A Letter to a Queen

9/22/13

Dear Cassidy,

When I read the news that you had been crowned homecoming queen, I thought, “things are changing for the better.” This would have never happened at my high school, but I am about 10 years older than you are, and didn’t have the courage to transition in high school.  When I watched this video, I couldn’t help but to feel like I needed to say something.  My words may not mean much to you.  I am not 16 and trans.  I am not a MTF, and I’m well aware of the fact that MTFs often walk a harder path than FTMs.  That said, your story is part of my story in this grand gender narrative, and I feel like I would be doing an injustice to you by not reaching out.

Yes, it is hard, and the world can be a mean and cruel place.  The internet is even crueler.   People in the internet have anonymity that they don’t have in the real world, so they say cruel things without having to take the responsibility for what they have done.  That said, I am 10 years older than you, and have seen the world shift so dramatically in that short time towards more acceptance of trans folks. The people who went down this road before me (and you) paved the way for us to be who we are publicly.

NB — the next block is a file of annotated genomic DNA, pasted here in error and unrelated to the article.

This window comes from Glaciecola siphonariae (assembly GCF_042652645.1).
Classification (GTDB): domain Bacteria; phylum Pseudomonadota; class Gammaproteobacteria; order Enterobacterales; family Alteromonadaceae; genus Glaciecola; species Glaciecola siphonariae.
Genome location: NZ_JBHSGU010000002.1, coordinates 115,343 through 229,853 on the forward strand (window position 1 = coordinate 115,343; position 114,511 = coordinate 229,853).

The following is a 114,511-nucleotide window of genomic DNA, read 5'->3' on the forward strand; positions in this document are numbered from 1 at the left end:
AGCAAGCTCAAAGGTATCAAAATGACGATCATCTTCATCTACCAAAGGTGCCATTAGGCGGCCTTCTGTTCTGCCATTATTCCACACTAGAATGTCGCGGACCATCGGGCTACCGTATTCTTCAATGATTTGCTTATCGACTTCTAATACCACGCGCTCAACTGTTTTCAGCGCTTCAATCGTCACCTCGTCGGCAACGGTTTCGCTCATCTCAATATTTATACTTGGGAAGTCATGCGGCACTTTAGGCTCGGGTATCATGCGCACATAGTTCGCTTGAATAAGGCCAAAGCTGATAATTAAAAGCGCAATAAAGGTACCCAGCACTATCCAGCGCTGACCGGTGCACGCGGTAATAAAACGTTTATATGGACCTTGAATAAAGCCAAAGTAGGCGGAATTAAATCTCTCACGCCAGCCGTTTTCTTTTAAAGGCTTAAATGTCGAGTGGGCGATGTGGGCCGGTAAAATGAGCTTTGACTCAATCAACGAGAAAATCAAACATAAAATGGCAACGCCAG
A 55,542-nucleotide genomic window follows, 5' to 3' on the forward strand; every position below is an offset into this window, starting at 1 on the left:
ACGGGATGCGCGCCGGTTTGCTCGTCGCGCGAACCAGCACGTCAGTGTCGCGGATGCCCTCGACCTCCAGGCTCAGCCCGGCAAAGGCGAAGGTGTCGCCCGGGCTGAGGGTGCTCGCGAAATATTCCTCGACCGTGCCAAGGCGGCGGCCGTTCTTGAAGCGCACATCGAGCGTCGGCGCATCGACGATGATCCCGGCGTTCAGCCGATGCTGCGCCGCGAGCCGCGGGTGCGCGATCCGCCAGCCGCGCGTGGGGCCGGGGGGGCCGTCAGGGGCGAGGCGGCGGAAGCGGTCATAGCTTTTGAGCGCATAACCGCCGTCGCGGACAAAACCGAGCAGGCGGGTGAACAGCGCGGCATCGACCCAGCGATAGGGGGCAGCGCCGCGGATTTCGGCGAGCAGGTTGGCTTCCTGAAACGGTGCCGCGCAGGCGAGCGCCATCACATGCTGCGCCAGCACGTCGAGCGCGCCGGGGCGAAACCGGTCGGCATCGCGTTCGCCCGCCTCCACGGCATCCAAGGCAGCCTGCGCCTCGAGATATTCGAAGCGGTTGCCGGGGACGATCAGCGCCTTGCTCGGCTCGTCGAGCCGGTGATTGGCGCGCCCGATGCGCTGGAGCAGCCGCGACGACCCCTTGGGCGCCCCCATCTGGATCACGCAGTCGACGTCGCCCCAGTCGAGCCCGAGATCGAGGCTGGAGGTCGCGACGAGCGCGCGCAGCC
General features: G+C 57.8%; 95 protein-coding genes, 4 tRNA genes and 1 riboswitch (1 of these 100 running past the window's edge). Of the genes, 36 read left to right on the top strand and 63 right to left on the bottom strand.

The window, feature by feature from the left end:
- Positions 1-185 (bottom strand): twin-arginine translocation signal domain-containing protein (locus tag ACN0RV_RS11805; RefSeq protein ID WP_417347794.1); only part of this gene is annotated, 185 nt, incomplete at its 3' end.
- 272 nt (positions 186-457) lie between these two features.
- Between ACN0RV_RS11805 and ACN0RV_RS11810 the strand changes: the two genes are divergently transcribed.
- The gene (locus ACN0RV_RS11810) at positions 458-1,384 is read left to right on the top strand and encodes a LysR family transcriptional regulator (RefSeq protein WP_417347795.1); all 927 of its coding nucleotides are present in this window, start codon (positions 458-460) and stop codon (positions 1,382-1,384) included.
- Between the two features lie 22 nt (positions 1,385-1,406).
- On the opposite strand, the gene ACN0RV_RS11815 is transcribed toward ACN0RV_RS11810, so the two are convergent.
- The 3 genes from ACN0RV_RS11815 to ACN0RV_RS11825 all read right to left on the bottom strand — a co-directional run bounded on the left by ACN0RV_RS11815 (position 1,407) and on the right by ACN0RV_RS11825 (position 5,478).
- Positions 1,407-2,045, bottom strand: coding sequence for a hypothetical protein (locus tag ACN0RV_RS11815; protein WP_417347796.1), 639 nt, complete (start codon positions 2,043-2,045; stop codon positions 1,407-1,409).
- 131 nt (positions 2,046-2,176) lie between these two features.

The fact is that you ARE a queen and it seems like the folks at your school love you enough to see that.  You’re a brave, tender soul who, though strong, needs support.  You need to be held up sometimes, and that’s OK.  You have support, not just from the folks at your school, but from so many people who admire your courage.  Right now, it may seem like you’re only hearing from the idiots who are shouting loudly, but I’ve seen your story across the internet and I can tell you that it’s effecting a lot of people in good ways.

There are hard days.  There are days where none of it seems worth it.  There are days where getting out of bed is the hardest thing to do.  But there are days where the sun shines on all of the beautiful things, and you face the world with a lion’s courage. In 10 years, maybe it won’t be as big of a deal when a trans kid wins homecoming queen or king because you will have helped to change the world into a place where that doesn’t matter.

By all means, cry.  Feel your feelings.  When you’re done, go back to being the fierce girl that you are.  Don’t let the idiots win!  You have so much to give.

Solidarity and Grace,

Taj

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